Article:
I’m aware of the anxiety, painfully so. I’ve been waiting for something to come in the post which has been stressing me out (because I must have said item and feel like I have to wait for the postman). Each day it doesn’t turn up, each day I find myself at home waiting for the delivery only to be disappointed, it doesn’t help. I also know the meds help but taking them, it’s a battle all of it’s own, even though I use them sparingly. Panic attacks are not fun and, for me, I don’t hyperventilate, I just clam up and my flight instinct takes over.

I hate it when it does that but then my brain, thanks to the PTSD, is now wired that way.

The other problem is anxiety stops me writing. I want to do it, would rather curl up at home with Netflix on and my manuscript open, than go to a movie. Yet, because I’m anxious, I find myself unable to write. To open and close the file, to write part of a scene and panic about whether I should wait for the postman or just get the bus because I don’t want to be alone in my own skin.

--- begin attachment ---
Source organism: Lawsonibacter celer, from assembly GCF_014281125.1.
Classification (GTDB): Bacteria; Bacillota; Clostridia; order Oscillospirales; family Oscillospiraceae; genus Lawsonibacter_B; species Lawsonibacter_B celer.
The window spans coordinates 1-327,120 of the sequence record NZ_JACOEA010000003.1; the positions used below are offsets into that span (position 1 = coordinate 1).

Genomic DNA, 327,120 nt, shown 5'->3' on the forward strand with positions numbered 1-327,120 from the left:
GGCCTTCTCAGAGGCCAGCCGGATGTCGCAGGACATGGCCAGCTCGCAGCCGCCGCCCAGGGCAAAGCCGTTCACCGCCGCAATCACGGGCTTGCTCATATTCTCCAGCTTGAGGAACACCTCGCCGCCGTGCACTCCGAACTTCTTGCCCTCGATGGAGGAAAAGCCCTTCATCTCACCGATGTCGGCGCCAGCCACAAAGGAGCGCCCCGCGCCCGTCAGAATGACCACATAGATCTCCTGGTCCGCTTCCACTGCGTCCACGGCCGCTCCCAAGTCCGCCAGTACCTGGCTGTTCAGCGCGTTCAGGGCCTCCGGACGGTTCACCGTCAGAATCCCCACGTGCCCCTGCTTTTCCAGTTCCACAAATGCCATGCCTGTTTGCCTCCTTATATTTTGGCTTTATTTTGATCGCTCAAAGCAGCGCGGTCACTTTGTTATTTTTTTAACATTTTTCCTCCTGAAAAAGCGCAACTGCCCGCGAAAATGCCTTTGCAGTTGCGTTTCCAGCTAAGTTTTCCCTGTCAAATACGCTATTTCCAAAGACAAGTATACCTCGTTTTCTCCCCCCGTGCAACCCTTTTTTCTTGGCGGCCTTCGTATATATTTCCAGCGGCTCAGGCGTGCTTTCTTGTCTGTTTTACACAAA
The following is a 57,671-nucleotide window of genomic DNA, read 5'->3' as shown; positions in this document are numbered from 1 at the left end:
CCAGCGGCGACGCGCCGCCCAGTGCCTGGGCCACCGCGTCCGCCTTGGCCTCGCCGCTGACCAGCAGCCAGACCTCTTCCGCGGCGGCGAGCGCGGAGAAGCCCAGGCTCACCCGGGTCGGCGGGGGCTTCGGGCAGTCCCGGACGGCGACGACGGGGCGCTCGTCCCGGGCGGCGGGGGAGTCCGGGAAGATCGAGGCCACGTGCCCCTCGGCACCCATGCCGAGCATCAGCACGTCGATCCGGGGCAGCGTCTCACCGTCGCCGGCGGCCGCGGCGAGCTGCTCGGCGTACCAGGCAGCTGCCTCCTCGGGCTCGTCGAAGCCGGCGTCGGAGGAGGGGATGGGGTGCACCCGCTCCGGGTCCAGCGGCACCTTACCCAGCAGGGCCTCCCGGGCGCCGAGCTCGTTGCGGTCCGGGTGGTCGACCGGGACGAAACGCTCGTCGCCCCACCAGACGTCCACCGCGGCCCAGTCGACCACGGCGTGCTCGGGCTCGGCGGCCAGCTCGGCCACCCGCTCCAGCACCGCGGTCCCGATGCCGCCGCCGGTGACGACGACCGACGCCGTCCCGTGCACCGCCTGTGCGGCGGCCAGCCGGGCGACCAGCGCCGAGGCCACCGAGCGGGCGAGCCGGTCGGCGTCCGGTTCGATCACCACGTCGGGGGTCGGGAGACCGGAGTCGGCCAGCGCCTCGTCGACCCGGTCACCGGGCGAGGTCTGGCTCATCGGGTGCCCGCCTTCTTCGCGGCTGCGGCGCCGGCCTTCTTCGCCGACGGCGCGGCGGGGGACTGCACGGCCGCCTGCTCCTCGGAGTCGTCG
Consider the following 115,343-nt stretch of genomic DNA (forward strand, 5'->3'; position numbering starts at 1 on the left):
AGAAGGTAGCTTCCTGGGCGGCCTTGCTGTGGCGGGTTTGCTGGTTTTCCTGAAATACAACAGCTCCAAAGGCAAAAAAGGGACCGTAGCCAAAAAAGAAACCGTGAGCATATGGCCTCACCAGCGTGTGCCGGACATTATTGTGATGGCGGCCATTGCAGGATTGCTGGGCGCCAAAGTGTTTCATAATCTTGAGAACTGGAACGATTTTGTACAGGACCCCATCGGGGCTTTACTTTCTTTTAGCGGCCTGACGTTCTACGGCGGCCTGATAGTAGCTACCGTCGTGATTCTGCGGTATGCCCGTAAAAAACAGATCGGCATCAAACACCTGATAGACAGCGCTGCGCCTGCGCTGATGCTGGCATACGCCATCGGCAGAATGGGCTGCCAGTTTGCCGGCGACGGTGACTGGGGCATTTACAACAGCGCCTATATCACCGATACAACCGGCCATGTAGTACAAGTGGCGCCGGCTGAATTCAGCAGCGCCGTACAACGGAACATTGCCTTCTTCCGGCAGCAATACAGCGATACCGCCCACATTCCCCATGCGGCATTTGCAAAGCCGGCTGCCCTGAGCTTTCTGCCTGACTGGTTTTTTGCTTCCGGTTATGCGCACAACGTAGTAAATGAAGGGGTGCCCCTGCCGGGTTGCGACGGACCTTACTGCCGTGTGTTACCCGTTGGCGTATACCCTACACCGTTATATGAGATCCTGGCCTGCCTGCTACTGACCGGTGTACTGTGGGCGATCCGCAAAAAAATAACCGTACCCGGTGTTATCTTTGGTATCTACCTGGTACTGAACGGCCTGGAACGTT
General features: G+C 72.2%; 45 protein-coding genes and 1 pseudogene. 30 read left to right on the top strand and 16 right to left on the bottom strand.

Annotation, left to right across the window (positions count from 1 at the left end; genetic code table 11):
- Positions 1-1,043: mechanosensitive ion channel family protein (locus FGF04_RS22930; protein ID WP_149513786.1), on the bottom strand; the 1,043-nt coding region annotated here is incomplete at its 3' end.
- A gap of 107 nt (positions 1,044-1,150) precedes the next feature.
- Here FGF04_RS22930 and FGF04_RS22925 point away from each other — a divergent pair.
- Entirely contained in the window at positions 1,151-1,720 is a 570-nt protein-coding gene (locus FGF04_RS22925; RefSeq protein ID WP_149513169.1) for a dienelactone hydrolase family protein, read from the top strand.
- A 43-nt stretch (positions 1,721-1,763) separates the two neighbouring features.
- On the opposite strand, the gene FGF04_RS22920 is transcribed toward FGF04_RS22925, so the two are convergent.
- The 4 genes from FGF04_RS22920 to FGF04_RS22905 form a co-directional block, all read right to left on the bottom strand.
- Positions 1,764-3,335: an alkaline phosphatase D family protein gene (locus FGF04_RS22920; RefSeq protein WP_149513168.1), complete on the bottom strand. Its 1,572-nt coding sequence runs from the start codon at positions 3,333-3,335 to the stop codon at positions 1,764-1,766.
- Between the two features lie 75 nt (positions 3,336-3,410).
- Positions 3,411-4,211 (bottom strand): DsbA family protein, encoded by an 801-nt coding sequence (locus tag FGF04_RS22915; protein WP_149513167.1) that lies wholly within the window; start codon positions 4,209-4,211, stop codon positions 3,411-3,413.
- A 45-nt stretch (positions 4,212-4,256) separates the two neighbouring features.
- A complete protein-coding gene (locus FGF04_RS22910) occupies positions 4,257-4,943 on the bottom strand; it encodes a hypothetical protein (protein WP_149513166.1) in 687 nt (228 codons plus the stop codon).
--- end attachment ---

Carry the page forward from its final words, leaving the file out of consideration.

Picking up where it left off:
At the same time my memory makes it hard for me to remember details and obsessing over those, over not making mistakes (despite this being a draft one project and so required) isn’t helping me. I know I should write everything down as I world build but I don’t want to, I want to tell the story and so it’s balancing those out. I’d like to hire an assistant but, again, that’s just not financially possible (and I’m not good at delegating).

So, before I start publishing again, I need to sort myself out. That’s the priority: self-care. I’m trying to eat at least one proper meal a day (something filling and healthy), I’m snacking on a lot of carrots and doing exercise. I’m being diligent with my expenses but also understanding sometimes it’s worth paying more for convenience, especially when you’re all out of spoons.

Right now, I need to just take some time, chill out and look after myself first. I’ve spent so much of my life being altruistic, being around for everyone else that I’ve never been good at recognising that sometimes it’s me who needs a shoulder to cry on or a dog to hug (I’m hugging every dog I meet at this point).

That’s why I cancelled my Kickstarter but I don’t regret it, there’s no shame in it. Sometimes you just have to prioritise and this is definately one of those times.

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The Balancing Act: Finding “Solace”